Then there were points for essentially community service. With a place for special actions showing character including being an organ donor.

My point was not just that altruism exists but that far from being an abstract in this area it is quantified and donating an organ is quantified.

Altruism with a scorecard. Only in America!

Jews stole the land. The owners want it back. That is all anyone needs to know about Israel. That is all there is to know about Israel.

www.ussliberty.org

www.giwersworld.org/made-in-alexandria/index.html

www.giwersworld.org/00_files/zion-hit-points.phtml


Sadzaeater
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The time between diagnosis &

The time between diagnosis & transplant in my uncle's case was about 8 months. Much of that time was preparation; psychological tests, scans, bloods etc. He received his pager (in case a recently deceased liver became available) about 2 months ago. At around the same time, my cousin stepped up and began his tests.

My uncle's op was prioritised. Reasons being;

A live donor liver was available;

His condition was not due to alcohol or unhealthy living;

He has 2 young kids;

As time passed, his condition deteriorated to the point where he was in & out of hospital to get his system scrubbed of the toxins his liver would normally have taken care of. Kinda like uber-dialysis. The intervals between these trips were lengthened by an extreme diet (think broccoli and a lot of it) but nevertheless, each time landed him in near critical condition and the odds were beginning to shorten some;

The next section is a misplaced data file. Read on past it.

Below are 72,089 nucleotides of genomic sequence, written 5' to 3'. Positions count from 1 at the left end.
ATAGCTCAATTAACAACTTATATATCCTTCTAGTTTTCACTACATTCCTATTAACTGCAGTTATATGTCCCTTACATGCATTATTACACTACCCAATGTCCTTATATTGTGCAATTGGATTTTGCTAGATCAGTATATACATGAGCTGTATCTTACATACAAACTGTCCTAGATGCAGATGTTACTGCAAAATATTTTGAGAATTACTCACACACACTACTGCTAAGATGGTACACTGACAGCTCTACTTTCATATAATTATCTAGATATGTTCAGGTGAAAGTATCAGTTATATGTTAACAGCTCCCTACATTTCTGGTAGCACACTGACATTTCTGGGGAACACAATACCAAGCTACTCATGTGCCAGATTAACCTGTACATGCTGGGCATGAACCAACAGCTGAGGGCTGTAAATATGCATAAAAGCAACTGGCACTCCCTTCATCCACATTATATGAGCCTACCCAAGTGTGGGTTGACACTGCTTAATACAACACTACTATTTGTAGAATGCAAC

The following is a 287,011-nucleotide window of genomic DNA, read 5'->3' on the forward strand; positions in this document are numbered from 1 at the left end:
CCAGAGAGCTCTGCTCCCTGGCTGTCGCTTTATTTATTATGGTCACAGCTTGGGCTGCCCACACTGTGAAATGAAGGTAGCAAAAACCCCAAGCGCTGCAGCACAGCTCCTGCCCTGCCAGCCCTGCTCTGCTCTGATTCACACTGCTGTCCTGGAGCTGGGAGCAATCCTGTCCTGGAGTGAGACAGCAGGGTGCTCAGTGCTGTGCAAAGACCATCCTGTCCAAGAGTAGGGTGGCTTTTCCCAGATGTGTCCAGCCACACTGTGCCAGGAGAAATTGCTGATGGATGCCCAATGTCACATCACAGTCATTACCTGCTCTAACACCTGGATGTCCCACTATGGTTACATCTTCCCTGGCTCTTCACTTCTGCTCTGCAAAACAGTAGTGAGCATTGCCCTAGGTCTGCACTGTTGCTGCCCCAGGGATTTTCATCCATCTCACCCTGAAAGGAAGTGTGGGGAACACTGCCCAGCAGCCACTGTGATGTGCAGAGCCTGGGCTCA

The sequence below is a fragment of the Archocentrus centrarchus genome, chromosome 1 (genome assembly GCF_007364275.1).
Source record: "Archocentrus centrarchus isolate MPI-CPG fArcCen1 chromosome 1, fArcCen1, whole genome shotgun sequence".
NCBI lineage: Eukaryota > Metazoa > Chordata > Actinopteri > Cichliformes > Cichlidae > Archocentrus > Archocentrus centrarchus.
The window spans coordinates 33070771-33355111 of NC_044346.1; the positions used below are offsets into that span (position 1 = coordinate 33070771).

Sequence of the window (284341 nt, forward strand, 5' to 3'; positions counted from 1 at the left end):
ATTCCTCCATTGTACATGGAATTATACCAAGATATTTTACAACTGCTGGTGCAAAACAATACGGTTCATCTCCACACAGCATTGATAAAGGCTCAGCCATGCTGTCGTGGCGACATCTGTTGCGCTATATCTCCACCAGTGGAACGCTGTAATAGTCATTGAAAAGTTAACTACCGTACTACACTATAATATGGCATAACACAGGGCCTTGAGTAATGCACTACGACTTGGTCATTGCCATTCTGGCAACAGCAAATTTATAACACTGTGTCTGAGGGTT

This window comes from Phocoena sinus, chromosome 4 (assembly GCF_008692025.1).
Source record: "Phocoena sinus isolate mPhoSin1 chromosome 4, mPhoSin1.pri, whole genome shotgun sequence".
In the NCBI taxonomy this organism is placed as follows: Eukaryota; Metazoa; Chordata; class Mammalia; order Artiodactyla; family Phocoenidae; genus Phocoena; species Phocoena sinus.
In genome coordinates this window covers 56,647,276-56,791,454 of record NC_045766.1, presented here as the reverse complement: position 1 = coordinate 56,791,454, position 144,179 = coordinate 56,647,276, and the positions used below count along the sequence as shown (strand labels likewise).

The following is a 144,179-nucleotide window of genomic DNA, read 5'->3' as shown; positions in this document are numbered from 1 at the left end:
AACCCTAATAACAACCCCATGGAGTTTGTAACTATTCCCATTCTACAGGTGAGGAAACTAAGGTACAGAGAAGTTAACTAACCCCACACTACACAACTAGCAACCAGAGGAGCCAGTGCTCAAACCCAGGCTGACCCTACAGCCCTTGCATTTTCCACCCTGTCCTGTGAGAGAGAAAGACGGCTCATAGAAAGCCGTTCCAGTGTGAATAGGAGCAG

My aunt couldn't handle the smell (kidding, but all that broccoli...? It must have been dire.)

All that considered, he was not top of the list for the OR time - the op was delayed by a couple of days so the surgical teams could deal with a higher priority case.

Interesting point;

Had the review board and the surgeons had the slightest shred of doubt as to my cousin's survival, they would have called the whole thing off in an instant - the programme operates under the somewhat damoclean sword that if a live donor dies as a result of their surgery, the entire live donor programme may well be cancelled.

An observation;

Self sacrifice to save another is held by many atheists and christian theists alike to be about the most moral thing someone can do, but we will all still try to ensure it doesn't happen.

 

 

Stop that... It's silly.